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Monday, December 09, 2019 {{ new Date().getDay() }}

Reprinted with permission from Alternet

During his 2016 presidential campaign, Donald Trump vehemently railed against crony capitalism and conflicts of interest in Washington, D.C. — promising to “drain the swamp” if elected. But according to a newly released in-depth study by Citizens for Responsibility and Ethics in Washington (CREW), Trump has done just the opposite as president.

The number of conflicts of interest during Trump’s presidency, according to CREW, is at least 2,310 “resulting from President Trump’s decision to retain his business interests.”

Trump, CREW reports, has “visited his properties 362 times at taxpayer expense” as president and has “used the presidency to provide free publicity for his properties.” And the Trump Hotel in Washington, D.C., according to CREW, has “raked in $2.4 million in traceable political spending” during his presidency.

As president, CREW notes, Trump has “spent all or part of almost one-third of the days he’s been president at one of his properties.” Not surprisingly, Trump’s Mar-a-Lago resort in South Florida, according to CREW, tops the list with 99 visits since he’s been in office — and that is in addition to 64 visits to the Trump International Golf Club in West Palm Beach, Florida and 60 visits to the Trump National Golf Club in Potomac Falls, Virginia.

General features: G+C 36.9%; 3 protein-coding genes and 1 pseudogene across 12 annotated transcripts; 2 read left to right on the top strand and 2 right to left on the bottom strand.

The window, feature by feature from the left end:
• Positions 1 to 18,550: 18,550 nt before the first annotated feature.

CREW spokesman Jordan Libowitz told Yahoo Finance that the number of conflicts of interest during Trump’s presidency could be even higher than what CREW reports because the study only includes information CREW had access to.

Libowitz noted that previous presidents “from both parties” went out of their way to avoid the appearance of conflicts of interest. For example, Libowitz told Yahoo Finance, President Ronald Reagan and President George H.W. Bush put all of their assets in blind trusts so that “there was no way they could be influenced by what they owned business-wise.”

Trump, however, created a “revocable and non-blind trust,” Yahoo Finance’s Kristin Myers notes, and can remove money from it with the permission of the person he has chosen as trustee: his son, Donald Trump, Jr. The president’s son now serves as executive vice president of the Trump Organization.

In the past, Libowitz asserted, it was the “norm” for presidents to avoid even the appearance of a conflict of interest. However, “Now you have a president who doesn’t,” Libowitz told Yahoo Finance. “And it has become a major problem.”

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